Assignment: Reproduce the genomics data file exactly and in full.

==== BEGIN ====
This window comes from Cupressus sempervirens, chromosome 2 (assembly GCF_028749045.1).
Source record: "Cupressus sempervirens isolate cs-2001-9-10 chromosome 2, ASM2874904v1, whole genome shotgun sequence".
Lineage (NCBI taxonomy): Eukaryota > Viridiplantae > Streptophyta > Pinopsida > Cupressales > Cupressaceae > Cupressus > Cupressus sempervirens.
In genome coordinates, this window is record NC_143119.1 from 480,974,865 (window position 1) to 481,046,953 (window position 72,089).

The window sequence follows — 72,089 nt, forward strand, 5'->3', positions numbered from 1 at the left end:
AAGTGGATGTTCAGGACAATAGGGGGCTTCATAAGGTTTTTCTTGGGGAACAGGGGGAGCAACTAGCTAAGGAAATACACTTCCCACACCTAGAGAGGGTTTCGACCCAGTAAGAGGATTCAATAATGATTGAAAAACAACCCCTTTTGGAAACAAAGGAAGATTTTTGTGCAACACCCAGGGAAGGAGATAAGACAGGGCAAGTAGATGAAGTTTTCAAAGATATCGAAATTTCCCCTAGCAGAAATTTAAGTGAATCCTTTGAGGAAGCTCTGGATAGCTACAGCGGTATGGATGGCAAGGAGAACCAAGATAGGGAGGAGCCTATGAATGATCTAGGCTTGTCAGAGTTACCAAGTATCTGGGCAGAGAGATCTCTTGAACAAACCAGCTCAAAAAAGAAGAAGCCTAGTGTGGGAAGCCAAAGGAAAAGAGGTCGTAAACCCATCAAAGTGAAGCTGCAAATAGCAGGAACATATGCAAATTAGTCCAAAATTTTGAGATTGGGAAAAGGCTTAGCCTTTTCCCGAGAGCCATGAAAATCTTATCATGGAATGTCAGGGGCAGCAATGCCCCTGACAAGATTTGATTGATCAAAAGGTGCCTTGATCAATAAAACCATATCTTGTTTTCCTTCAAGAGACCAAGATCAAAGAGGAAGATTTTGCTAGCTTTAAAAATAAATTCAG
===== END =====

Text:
This window comes from Cupressus sempervirens, chromosome 2 (assembly GCF_028749045.1).
Source record: "Cupressus sempervirens isolate cs-2001-9-10 chromosome 2, ASM2874904v1, whole genome shotgun sequence".
Lineage (NCBI taxonomy): Eukaryota > Viridiplantae > Streptophyta > Pinopsida > Cupressales > Cupressaceae > Cupressus > Cupressus sempervirens.
In genome coordinates, this window is record NC_143119.1 from 480,974,865 (window position 1) to 481,046,953 (window position 72,089).

The window sequence follows — 72,089 nt, forward strand, 5'->3', positions numbered from 1 at the left end:
AAGTGGATGTTCAGGACAATAGGGGGCTTCATAAGGTTTTTCTTGGGGAACAGGGGGAGCAACTAGCTAAGGAAATACACTTCCCACACCTAGAGAGGGTTTCGACCCAGTAAGAGGATTCAATAATGATTGAAAAACAACCCCTTTTGGAAACAAAGGAAGATTTTTGTGCAACACCCAGGGAAGGAGATAAGACAGGGCAAGTAGATGAAGTTTTCAAAGATATCGAAATTTCCCCTAGCAGAAATTTAAGTGAATCCTTTGAGGAAGCTCTGGATAGCTACAGCGGTATGGATGGCAAGGAGAACCAAGATAGGGAGGAGCCTATGAATGATCTAGGCTTGTCAGAGTTACCAAGTATCTGGGCAGAGAGATCTCTTGAACAAACCAGCTCAAAAAAGAAGAAGCCTAGTGTGGGAAGCCAAAGGAAAAGAGGTCGTAAACCCATCAAAGTGAAGCTGCAAATAGCAGGAACATATGCAAATTAGTCCAAAATTTTGAGATTGGGAAAAGGCTTAGCCTTTTCCCGAGAGCCATGAAAATCTTATCATGGAATGTCAGGGGCAGCAATGCCCCTGACAAGATTTGATTGATCAAAAGGTGCCTTGATCAATAAAACCATATCTTGTTTTCCTTCAAGAGACCAAGATCAAAGAGGAAGATTTTGCTAGCTTTAAAAATAAATTCAG